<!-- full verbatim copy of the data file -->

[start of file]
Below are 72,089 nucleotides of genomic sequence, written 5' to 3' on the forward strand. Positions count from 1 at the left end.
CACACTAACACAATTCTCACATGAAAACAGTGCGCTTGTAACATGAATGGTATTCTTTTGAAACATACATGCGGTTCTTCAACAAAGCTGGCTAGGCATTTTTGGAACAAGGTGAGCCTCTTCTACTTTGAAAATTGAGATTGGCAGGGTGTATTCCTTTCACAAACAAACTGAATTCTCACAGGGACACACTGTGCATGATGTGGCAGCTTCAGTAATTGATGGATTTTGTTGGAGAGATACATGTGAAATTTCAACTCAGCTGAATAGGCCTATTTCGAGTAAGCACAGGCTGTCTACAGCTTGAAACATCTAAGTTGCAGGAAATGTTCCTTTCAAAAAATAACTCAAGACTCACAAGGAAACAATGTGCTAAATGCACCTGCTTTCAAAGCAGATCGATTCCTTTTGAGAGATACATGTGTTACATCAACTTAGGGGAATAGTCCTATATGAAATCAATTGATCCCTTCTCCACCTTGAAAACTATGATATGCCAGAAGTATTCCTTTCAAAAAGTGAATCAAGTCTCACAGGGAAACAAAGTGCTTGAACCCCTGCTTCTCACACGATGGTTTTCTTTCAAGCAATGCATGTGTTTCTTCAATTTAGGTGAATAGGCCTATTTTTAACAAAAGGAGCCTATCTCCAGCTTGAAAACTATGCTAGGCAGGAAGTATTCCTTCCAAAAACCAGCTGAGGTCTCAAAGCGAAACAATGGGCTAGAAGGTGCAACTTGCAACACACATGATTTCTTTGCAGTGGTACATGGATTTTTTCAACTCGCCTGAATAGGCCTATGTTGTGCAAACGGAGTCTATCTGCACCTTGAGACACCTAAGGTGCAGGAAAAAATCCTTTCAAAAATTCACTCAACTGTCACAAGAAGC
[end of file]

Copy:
Below are 72,089 nucleotides of genomic sequence, written 5' to 3' on the forward strand. Positions count from 1 at the left end.
CACACTAACACAATTCTCACATGAAAACAGTGCGCTTGTAACATGAATGGTATTCTTTTGAAACATACATGCGGTTCTTCAACAAAGCTGGCTAGGCATTTTTGGAACAAGGTGAGCCTCTTCTACTTTGAAAATTGAGATTGGCAGGGTGTATTCCTTTCACAAACAAACTGAATTCTCACAGGGACACACTGTGCATGATGTGGCAGCTTCAGTAATTGATGGATTTTGTTGGAGAGATACATGTGAAATTTCAACTCAGCTGAATAGGCCTATTTCGAGTAAGCACAGGCTGTCTACAGCTTGAAACATCTAAGTTGCAGGAAATGTTCCTTTCAAAAAATAACTCAAGACTCACAAGGAAACAATGTGCTAAATGCACCTGCTTTCAAAGCAGATCGATTCCTTTTGAGAGATACATGTGTTACATCAACTTAGGGGAATAGTCCTATATGAAATCAATTGATCCCTTCTCCACCTTGAAAACTATGATATGCCAGAAGTATTCCTTTCAAAAAGTGAATCAAGTCTCACAGGGAAACAAAGTGCTTGAACCCCTGCTTCTCACACGATGGTTTTCTTTCAAGCAATGCATGTGTTTCTTCAATTTAGGTGAATAGGCCTATTTTTAACAAAAGGAGCCTATCTCCAGCTTGAAAACTATGCTAGGCAGGAAGTATTCCTTCCAAAAACCAGCTGAGGTCTCAAAGCGAAACAATGGGCTAGAAGGTGCAACTTGCAACACACATGATTTCTTTGCAGTGGTACATGGATTTTTTCAACTCGCCTGAATAGGCCTATGTTGTGCAAACGGAGTCTATCTGCACCTTGAGACACCTAAGGTGCAGGAAAAAATCCTTTCAAAAATTCACTCAACTGTCACAAGAAGC